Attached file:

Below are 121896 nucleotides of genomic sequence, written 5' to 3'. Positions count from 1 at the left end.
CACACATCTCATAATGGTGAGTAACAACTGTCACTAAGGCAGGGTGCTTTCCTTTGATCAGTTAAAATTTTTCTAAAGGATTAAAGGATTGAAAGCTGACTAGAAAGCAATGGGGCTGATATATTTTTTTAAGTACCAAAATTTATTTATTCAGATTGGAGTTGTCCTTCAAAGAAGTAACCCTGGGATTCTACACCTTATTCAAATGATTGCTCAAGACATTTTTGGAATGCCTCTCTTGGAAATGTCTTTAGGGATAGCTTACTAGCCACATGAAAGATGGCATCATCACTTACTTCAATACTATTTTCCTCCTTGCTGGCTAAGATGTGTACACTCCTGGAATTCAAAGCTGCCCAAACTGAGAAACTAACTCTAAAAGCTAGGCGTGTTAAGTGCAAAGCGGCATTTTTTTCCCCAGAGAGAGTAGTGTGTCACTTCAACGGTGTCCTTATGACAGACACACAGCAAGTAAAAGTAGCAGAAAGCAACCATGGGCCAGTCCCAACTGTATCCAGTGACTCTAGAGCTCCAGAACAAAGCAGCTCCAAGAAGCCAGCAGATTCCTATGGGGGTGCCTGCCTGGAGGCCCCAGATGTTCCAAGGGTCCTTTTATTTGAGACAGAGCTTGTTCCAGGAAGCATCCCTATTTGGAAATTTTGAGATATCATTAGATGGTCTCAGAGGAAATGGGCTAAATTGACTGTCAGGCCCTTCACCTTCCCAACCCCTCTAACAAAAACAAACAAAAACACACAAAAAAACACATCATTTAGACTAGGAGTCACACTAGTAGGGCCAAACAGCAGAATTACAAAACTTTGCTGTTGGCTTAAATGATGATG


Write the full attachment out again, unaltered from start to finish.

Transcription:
Below are 121896 nucleotides of genomic sequence, written 5' to 3'. Positions count from 1 at the left end.
CACACATCTCATAATGGTGAGTAACAACTGTCACTAAGGCAGGGTGCTTTCCTTTGATCAGTTAAAATTTTTCTAAAGGATTAAAGGATTGAAAGCTGACTAGAAAGCAATGGGGCTGATATATTTTTTTAAGTACCAAAATTTATTTATTCAGATTGGAGTTGTCCTTCAAAGAAGTAACCCTGGGATTCTACACCTTATTCAAATGATTGCTCAAGACATTTTTGGAATGCCTCTCTTGGAAATGTCTTTAGGGATAGCTTACTAGCCACATGAAAGATGGCATCATCACTTACTTCAATACTATTTTCCTCCTTGCTGGCTAAGATGTGTACACTCCTGGAATTCAAAGCTGCCCAAACTGAGAAACTAACTCTAAAAGCTAGGCGTGTTAAGTGCAAAGCGGCATTTTTTTCCCCAGAGAGAGTAGTGTGTCACTTCAACGGTGTCCTTATGACAGACACACAGCAAGTAAAAGTAGCAGAAAGCAACCATGGGCCAGTCCCAACTGTATCCAGTGACTCTAGAGCTCCAGAACAAAGCAGCTCCAAGAAGCCAGCAGATTCCTATGGGGGTGCCTGCCTGGAGGCCCCAGATGTTCCAAGGGTCCTTTTATTTGAGACAGAGCTTGTTCCAGGAAGCATCCCTATTTGGAAATTTTGAGATATCATTAGATGGTCTCAGAGGAAATGGGCTAAATTGACTGTCAGGCCCTTCACCTTCCCAACCCCTCTAACAAAAACAAACAAAAACACACAAAAAAACACATCATTTAGACTAGGAGTCACACTAGTAGGGCCAAACAGCAGAATTACAAAACTTTGCTGTTGGCTTAAATGATGATG